Over centuries of evolution through slow manipulation of living beings—from plants to animals—and by virtue of technological advancements in the natural sciences and synthetic biology, humans have managed to control, accelerate, and even hack growth and development. This session will focus on the possibilities and pitfalls of designing entities made of cultured cells.
The study and application of the norms and forms of nature in architecture and design has been bundled under the label of “organic design,” a broad term that embraces diverse examples such as Art Nouveau, some robotic specimens, biomimetic objects produced according to principles of sustainability, and even the architectural manifestation of the ideal American domestic lifestyle post WWII.
When the materials of design, however, are not plastics, wood, concrete, or glass, but rather living cells or tissues, the implications of every project reach far beyond the form-function equation, as well as preconceived notions of comfort, modernity, or progress.
A new generation of designers and artists are today facing the challenge set by scientists. Some of them work with visible organisms such as plants and animals, others with bacteria and tissues, and then there are those that tinker with DNA to create new beings and new materials. Or new foods.
Design and science collide frequently on food in particular: an entire industry is developing around tremendous technological innovation, at times pushing the role of artists and designers to that of "ethical barometers." Can cultured cells provide a viable food source for humans now and in the future? Will they replace pre-existing models? Take as an example the meat industry, which still relies–both in the US and the greater global market–on many unsustainable and cruel practices. If cultured cells supplant this, will it entail new types of factory farming that deplete different environmental resources?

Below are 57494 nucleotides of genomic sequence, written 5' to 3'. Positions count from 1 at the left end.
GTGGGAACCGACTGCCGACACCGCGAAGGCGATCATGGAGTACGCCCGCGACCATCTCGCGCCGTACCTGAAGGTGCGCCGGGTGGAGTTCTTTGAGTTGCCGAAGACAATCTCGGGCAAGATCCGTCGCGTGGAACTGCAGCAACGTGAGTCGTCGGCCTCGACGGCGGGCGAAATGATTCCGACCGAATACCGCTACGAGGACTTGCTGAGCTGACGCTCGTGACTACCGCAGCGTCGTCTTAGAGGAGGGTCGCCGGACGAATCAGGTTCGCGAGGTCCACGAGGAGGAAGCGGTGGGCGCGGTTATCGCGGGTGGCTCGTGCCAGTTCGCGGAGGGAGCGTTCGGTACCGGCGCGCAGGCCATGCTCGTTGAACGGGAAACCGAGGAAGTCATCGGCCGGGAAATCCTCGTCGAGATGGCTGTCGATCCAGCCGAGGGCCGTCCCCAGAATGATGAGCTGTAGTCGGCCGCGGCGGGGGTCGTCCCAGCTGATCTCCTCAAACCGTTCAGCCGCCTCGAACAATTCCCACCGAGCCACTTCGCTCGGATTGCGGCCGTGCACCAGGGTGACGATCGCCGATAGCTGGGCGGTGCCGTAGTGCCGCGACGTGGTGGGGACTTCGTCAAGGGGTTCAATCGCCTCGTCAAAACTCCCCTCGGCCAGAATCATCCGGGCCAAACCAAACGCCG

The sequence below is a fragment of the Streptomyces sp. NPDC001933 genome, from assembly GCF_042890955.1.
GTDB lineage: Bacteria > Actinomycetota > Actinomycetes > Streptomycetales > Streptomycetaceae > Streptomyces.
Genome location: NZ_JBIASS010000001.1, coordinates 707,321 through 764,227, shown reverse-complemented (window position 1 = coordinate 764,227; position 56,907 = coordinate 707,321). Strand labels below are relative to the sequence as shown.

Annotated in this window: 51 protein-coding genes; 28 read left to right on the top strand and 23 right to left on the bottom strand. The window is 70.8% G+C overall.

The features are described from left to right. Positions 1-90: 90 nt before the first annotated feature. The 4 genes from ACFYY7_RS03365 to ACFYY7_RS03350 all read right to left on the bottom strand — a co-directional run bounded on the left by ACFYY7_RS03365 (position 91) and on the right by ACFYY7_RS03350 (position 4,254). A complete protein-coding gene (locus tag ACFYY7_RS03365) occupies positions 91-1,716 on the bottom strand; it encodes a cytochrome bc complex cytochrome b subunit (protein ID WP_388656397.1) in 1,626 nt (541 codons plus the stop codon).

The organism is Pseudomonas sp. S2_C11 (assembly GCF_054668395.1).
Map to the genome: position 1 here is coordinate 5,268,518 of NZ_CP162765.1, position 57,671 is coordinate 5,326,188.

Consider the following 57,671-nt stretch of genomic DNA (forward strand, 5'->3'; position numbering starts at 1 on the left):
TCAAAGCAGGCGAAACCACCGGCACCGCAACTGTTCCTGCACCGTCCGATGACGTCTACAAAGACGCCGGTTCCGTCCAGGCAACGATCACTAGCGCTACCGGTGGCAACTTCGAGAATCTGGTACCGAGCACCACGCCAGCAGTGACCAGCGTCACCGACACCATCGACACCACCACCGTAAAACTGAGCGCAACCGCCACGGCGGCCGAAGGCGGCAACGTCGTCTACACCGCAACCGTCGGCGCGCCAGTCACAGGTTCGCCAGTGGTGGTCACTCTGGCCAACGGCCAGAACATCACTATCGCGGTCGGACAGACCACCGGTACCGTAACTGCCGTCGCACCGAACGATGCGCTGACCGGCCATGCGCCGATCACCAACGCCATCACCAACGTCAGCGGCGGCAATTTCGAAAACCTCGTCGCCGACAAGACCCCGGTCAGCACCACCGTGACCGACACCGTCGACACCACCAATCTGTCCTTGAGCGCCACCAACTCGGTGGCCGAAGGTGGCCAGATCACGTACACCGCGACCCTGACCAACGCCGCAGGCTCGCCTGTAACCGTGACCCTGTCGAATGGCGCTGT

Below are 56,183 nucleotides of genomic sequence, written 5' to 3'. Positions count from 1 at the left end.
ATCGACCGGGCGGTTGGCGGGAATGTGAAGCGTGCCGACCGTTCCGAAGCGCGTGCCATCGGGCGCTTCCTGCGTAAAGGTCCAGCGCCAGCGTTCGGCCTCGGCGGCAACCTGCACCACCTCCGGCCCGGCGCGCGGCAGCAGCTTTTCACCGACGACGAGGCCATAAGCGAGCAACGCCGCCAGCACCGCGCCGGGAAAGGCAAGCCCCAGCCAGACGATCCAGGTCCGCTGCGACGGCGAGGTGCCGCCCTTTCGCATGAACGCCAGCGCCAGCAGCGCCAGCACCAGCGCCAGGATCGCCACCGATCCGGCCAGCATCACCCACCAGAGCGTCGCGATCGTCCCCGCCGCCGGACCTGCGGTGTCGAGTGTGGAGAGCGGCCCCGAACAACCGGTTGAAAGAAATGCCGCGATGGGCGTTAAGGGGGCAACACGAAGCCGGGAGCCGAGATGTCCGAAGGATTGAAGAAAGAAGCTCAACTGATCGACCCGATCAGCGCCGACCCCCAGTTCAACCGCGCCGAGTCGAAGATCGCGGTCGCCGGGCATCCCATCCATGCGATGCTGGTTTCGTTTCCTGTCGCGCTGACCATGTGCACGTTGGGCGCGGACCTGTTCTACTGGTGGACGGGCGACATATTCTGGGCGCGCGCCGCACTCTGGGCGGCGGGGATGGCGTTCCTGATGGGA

This burgeoning field intersects not only with new technologies but also with some of our oldest traditions and deepest physiological instincts; incisors cutting down animal flesh, molars desiccating it. Is this violence natural, social, and cultural? And what does it mean to reimagine it through science? When meat goes in vitro, when food is cultured, what pleasures associated with eating might be lost and what new intense culinary sensations, textures, and tastes might be gained?
Manufactured ObjectsRevital Cohen, Anab Jain, Tanya Menendez, and Rob Walker (moderator)
Between makers and manufacturers, the spectrum of economic, social, political, and aesthetic issues connected with contemporary manufacturing grows wider every day as we develop new human needs, desires, and behaviors. These shape—and are shaped by—the objects produced in factories, garages, and desktops worldwide.